We gather on this night to remember the darkest moment of our faith.  We watch as Christ struggles just to breathe on the cross.  We take our place near Mary and the beloved disciple, and try with difficulty to imagine what it would be like to be a parent watching a child die an excruciating death.  Church attendance is much lower on Good Friday in comparison to Easter, perhaps because we don’t want to watch the suffering or to push aside the long nights when fear overwhelms us.  Yet we all suffer.  There are times in each of our lives when we see hardship and pain, and I would agree with Parker Palmer that they are integral to our lives, to our stories.  They are fundamental in forming who we are in our world.  And who we will be in the story of our lives.

Jesus said that unless a grain of wheat falls into the ground and dies, it remains a single seed.  But if it dies, it sprouts and grows and reproduces itself many times over.  Then he tells us that if we want to hold onto our lives, we’ll lose them.  But if we lose our life for his sake, if we delve deep into his love and life at the cost of our own, then we’ll have life forever.

In his book Drops Like Stars, Rob Bell contemplates the connection between suffering and creativity.  He writes these words: “The Franciscan priest Richard Rohr points out that the Native Americans have a tradition of leaving a blemish in one corner of the rug they are weaving because that’s where they believe the Spirit enters.  I can relate to the rugs.  I want desperately for things to go ‘how they’re supposed to.’ Which is another way of saying ‘how I want them to,’ which is another way of saying ‘according to my plan.’”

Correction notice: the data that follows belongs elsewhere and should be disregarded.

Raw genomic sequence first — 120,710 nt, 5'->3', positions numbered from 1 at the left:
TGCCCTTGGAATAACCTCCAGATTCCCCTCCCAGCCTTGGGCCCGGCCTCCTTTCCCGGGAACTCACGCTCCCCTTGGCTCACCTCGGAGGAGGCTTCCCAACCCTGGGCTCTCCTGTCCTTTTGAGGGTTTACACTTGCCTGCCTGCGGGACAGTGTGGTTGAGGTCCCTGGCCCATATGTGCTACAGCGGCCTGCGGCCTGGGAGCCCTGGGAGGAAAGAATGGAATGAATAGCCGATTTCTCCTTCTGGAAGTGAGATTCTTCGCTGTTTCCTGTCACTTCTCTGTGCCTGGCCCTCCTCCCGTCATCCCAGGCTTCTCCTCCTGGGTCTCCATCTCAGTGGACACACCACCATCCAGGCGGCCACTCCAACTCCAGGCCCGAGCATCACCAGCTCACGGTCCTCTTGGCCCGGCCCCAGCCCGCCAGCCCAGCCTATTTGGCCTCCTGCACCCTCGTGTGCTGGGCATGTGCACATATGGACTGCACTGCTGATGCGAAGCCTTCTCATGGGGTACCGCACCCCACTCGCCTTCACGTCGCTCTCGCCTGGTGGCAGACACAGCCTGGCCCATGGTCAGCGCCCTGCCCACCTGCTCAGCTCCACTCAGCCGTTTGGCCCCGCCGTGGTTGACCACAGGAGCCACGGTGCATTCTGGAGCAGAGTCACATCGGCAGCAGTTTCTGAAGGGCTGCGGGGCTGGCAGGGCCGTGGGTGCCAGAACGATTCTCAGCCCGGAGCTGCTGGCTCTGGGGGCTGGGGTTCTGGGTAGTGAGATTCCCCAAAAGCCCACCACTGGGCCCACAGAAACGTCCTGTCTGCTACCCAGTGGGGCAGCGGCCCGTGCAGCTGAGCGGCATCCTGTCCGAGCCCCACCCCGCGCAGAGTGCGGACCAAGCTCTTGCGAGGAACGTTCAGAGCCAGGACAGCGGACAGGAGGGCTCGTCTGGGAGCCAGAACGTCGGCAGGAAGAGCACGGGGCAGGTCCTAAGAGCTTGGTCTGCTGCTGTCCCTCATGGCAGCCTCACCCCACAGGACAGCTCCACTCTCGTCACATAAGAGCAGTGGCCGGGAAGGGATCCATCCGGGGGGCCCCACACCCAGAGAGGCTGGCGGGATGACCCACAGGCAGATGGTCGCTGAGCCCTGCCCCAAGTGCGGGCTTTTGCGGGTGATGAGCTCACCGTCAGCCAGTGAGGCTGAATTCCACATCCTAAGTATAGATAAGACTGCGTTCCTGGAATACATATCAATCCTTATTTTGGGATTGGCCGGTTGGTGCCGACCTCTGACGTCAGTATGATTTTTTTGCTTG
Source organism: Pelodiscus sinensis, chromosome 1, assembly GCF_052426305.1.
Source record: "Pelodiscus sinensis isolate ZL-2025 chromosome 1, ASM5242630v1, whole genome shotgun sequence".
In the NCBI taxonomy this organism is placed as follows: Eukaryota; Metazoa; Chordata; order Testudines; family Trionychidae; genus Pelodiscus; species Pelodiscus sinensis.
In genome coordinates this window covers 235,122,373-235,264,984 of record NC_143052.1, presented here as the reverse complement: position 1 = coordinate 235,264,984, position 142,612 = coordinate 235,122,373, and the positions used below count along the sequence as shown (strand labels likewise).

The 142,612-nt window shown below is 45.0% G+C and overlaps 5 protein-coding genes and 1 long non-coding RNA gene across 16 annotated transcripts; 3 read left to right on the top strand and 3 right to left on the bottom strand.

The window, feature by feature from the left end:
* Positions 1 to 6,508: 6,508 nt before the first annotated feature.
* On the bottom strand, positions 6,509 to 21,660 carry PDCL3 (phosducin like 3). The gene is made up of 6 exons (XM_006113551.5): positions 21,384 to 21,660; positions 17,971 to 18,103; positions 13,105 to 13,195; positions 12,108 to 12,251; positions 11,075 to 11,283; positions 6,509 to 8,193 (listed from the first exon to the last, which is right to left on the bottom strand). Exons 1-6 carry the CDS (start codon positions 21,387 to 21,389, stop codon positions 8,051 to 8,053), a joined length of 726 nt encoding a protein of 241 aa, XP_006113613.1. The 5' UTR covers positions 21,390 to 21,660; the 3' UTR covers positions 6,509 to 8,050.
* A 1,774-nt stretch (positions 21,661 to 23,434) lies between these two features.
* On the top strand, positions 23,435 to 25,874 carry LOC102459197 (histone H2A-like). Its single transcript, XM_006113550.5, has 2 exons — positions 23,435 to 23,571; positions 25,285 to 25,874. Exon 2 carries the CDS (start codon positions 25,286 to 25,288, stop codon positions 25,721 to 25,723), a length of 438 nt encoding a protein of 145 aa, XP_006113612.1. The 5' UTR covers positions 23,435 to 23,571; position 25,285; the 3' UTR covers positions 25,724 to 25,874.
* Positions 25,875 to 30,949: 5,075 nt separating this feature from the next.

“And that, as we all know, isn’t how it works.  But it’s in that disappointment, in that confusion, in that pain—the pain that comes from things not going how I wanted them to—that I find the same thing happening again and again.  I come to the end of myself, to the end of my power, the end of my strength, the end of my understanding, only to find in that place of powerlessness a strength and peace that weren’t there before.  I keep discovering that it’s in the blemish that the Spirit enters.

“The cross, it turns out, is about the mysterious work of God.  Which begins not with big plans and carefully laid out timetables.  But in pain and anguish and death.

“It’s there, in the agony of those moments, that we get the first glimpses of just what it looks like for God to take all of our trauma and hurt and disappointment, all those fragments lying there on the ground, and turn them into something else, something new, something we never would have been able to create on our own.

“It’s in that place where we’re reminded that true life comes when we’re willing to admit that we’ve reached the end of ourselves, we’ve given up, we’ve let go, we’re willing to die to all of our desires to figure it out and be in control.

“We lose our live, only to find it.  It turns out that Navajo rug and a Roman cross have a lot in common.”[2]

We remember that Jesus suffered for us so long ago.  And he suffers with us even now as we deal with our own hurts and struggles and pain.  We like to pretend that the hardship doesn’t exist, that we have been lucky enough to have missed the suffering that is ever present in our world. And with the pretending we hide behind carefully constructed masks hoping never to let our guard down so those around us won’t know of our hurt.  But when we do this, the Spirit cannot come in.

I don’t think we remember enough that the marks Jesus received on that cross stayed with him.  The marks in his hands, his feet and his side didn’t magically disappear when he was raised.  That’s how the disciples knew it was him the first time they saw him after Easter: he showed them the nail holes in his hands.

The sign of the suffering he endured stayed with him.  And stays to this day.  If our Lord still bears his marks of pain, why can’t we?  Why do we think that somehow we have to be perfect and not impacted by all that comes our way?  When will we realize that in the journey of life—in both our earthly and spiritual pilgrimages—we will experience darkness?  And even more that the suffering we encounter will shape us?